The Federal Communications Commission voted Dec. 11 to expand the funding cap for a program that gives schools and libraries in rural and underprivileged areas a chance for better access to Wi-Fi and broadband connections.
The 3-2 vote raised the program’s spending cap to $3.9 billion — an increase of nearly 63 percent over the previous cap of $2.4 billion. Funded by a 16-cent tax increase on citizen’s monthly phone bills, the increase will help to boost a July plan that funneled $5 billion more into the E-Rate program over the next five years. The added $5 billion could potentially provide a 75 percent increase in Wi-Fi funding for rural schools and a 60 percent increase for urban schools.
Daisy Dyer Duerr, a principal at a high school in St. Paul, Arkansas, spoke at an FCC open meeting about how she needed Internet connectivity in her classroom to educate students who might have limited access to a range of subjects.
“If you are going to be a deep-sea diver, you need to know how to swim,” Duerr said. “We have to throw them out in the water and give them accessibility.”
(School’s access to the Internet is seen not only as an way to bring a world of learning opportunities to rural schools, but also an increasingly important lifeline to rural communities. Read: How a high school tech program hopes to lift a rural Alabama town out of poverty).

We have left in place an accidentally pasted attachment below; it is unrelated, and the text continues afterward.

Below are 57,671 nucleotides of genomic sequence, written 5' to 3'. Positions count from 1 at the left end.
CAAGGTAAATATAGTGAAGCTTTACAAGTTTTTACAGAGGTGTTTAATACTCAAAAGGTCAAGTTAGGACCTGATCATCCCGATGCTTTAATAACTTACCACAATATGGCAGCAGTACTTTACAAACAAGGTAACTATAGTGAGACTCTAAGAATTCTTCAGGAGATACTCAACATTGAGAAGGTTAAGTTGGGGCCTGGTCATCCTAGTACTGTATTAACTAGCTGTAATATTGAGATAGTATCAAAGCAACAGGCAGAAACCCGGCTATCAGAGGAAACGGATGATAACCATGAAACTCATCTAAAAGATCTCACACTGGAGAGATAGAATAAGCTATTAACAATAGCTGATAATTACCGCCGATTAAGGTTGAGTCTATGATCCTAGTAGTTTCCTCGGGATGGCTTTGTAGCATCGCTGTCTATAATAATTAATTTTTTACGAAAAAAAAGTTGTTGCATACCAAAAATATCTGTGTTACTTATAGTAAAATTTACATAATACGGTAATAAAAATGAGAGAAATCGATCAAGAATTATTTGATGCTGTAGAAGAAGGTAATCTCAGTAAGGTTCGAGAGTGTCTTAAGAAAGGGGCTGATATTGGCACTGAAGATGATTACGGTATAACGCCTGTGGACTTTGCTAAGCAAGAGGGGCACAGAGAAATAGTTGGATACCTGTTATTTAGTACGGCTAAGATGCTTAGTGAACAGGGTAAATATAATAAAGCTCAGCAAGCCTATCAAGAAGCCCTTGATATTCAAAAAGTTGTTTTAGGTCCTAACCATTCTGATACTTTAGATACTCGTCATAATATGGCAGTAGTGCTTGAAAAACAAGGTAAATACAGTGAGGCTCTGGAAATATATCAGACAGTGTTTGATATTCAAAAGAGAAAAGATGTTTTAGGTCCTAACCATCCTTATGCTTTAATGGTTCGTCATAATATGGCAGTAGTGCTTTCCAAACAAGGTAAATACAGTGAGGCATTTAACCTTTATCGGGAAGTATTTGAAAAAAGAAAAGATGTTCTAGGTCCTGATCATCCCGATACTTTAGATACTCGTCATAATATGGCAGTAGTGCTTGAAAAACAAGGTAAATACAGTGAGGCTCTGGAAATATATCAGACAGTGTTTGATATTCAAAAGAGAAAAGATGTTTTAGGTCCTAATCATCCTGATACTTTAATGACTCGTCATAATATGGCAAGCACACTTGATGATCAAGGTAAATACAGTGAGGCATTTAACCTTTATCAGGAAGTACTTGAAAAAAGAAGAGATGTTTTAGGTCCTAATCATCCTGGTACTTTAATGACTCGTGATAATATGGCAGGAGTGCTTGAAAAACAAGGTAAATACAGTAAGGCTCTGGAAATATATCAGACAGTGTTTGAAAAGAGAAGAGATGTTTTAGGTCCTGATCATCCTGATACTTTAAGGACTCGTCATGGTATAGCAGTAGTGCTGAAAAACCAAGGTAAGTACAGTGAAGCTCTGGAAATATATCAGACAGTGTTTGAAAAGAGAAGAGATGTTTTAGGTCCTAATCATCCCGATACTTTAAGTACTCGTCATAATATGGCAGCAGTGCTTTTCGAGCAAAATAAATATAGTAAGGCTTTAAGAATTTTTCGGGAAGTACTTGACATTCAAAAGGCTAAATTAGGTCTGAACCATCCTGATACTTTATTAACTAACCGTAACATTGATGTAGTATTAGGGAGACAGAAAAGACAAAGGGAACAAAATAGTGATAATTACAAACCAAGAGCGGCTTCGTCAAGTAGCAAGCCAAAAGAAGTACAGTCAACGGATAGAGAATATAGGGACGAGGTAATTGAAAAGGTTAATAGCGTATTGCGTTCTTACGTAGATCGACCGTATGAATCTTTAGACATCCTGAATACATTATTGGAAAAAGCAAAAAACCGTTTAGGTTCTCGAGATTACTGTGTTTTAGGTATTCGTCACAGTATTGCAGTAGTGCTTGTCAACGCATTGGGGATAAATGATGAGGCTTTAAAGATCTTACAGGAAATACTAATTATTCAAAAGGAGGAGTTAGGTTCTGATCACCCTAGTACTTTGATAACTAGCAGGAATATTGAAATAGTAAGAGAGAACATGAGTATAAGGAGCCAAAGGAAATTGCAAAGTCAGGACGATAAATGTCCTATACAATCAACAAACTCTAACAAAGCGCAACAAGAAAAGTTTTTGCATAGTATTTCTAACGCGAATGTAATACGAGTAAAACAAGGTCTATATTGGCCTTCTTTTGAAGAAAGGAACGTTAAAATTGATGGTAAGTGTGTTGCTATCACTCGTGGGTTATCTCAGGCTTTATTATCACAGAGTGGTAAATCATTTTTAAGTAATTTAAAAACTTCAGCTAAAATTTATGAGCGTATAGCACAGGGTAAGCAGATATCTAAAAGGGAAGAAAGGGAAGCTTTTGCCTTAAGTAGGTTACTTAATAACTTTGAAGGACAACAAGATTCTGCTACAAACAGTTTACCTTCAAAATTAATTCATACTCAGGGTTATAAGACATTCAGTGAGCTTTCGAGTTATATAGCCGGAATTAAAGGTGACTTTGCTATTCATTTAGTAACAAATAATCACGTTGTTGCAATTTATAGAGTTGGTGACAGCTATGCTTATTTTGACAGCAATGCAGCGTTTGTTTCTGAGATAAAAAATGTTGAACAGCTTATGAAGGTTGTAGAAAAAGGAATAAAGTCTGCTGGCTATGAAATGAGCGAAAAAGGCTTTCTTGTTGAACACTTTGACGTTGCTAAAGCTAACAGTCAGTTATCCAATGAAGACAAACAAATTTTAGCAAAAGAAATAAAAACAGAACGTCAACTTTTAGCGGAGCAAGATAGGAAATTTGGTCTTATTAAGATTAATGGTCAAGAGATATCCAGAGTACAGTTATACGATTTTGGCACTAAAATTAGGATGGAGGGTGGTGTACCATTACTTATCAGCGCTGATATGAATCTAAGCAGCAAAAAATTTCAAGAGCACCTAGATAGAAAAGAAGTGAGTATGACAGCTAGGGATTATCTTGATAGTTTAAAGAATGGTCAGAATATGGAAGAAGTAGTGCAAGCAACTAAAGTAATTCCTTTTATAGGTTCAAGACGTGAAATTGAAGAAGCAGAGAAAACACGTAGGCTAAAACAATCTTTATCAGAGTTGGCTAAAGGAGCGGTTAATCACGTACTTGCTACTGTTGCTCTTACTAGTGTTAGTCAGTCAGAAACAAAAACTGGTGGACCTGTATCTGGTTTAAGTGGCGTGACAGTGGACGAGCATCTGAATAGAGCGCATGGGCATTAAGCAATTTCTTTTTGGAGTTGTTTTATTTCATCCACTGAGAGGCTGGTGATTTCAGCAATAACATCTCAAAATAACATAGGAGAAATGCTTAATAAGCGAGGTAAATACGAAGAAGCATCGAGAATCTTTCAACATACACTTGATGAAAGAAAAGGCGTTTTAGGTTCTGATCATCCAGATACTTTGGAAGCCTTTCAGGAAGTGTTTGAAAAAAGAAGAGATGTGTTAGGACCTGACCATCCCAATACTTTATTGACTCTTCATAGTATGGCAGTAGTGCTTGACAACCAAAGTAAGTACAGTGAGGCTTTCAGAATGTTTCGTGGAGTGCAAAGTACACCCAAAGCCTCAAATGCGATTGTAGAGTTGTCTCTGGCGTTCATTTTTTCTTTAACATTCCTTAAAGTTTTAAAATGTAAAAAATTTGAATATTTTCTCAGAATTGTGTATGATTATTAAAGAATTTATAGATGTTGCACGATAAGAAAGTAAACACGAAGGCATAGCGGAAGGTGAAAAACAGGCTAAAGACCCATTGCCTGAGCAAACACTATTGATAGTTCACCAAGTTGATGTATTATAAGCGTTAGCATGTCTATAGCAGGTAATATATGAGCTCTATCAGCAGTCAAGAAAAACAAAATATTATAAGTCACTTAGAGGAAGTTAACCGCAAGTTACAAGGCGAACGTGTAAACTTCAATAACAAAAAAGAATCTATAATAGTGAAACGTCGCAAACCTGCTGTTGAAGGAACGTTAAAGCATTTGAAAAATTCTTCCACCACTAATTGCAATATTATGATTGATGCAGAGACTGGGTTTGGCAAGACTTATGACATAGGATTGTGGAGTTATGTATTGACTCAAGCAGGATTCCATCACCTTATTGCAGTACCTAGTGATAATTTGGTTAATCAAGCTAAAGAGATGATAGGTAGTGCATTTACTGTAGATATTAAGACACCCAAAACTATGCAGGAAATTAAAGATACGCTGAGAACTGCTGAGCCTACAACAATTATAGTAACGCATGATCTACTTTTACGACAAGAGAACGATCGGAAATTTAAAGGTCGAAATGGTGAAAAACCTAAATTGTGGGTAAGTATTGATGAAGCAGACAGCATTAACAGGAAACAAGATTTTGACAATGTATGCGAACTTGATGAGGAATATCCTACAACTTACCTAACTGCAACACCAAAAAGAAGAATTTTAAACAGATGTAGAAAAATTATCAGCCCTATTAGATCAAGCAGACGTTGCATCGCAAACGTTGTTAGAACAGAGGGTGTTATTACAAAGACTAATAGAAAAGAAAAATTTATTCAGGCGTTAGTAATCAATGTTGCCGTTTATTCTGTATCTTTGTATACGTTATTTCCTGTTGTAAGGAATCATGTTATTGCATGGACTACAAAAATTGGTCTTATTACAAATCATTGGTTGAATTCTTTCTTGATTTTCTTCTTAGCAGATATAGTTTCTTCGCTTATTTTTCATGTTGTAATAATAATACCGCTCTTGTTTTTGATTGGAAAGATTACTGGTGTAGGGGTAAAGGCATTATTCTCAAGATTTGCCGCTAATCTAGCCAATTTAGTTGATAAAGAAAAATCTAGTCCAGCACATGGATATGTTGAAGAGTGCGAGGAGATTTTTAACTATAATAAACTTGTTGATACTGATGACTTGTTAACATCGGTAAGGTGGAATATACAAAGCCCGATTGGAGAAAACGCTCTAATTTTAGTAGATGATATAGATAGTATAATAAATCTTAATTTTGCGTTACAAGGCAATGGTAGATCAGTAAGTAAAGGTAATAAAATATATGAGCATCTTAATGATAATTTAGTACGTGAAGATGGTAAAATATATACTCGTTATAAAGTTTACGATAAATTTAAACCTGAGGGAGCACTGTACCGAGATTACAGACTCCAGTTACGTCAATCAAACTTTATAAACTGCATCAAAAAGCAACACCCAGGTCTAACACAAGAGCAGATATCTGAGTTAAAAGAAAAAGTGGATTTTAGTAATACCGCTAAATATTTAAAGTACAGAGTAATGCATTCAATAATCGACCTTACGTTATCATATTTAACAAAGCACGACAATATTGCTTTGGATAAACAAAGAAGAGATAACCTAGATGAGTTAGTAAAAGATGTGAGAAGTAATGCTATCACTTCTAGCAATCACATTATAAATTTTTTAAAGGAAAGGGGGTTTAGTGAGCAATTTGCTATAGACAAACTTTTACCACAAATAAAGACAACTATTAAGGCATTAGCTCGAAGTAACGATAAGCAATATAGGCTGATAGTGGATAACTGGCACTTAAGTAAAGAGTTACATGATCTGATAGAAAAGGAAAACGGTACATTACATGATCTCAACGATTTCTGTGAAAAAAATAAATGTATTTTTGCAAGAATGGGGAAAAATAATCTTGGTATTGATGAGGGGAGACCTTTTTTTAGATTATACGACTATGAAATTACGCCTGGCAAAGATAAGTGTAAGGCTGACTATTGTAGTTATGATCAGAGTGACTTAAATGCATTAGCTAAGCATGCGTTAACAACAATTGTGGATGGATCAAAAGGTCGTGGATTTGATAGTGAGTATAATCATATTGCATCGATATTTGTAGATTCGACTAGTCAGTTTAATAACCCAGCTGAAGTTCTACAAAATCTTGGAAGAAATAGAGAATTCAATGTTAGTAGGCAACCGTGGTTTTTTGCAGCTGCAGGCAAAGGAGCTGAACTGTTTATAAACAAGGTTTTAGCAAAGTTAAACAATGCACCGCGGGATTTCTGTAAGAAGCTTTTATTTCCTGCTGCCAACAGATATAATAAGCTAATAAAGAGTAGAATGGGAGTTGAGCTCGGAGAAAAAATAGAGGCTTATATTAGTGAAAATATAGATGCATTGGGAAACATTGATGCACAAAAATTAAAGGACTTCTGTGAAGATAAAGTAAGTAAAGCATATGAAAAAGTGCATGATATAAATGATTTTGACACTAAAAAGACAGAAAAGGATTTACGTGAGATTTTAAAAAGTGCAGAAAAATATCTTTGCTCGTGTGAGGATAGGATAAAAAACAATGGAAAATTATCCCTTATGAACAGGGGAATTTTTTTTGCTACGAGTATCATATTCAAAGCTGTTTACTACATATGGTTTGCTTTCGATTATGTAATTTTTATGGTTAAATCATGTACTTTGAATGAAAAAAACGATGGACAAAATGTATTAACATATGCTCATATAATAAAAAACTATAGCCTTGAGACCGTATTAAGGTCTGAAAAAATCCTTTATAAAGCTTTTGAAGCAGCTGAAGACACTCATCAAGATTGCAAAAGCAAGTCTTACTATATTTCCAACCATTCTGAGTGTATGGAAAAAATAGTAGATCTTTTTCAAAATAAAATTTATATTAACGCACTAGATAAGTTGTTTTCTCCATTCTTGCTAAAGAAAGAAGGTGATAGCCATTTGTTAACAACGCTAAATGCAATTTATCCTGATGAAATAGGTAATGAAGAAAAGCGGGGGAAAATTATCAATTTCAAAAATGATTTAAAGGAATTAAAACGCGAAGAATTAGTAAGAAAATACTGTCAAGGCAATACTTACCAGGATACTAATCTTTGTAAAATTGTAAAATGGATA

Dallas Dance, superintendent of Baltimore County Schools in Maryland, said that as his schools have received increased Internet connectivity, student graduation rates have increased while discipline issues have dropped.
“Our students have Wi-Fi in McDonald’s and Starbucks, but not in schools,” Dance said. “This can’t exist.”
The members of the commission who voted against the expansion called the 16-cent per month tax increase “wasteful spending” and said the FCC doesn’t make hard choices, but instead “pours more money into a broken system.”
In response, FCC Chairman Tom Wheeler said he was aghast at the hostility over giving students access to a 21st century education.
“The greatest moral responsibility that any generation has is the preparation of the next generation,” Wheeler said. “Sixteen cents a month, less than the cost of a soda at McDonald’s, is a small price to pay for that great responsibility that we all have.”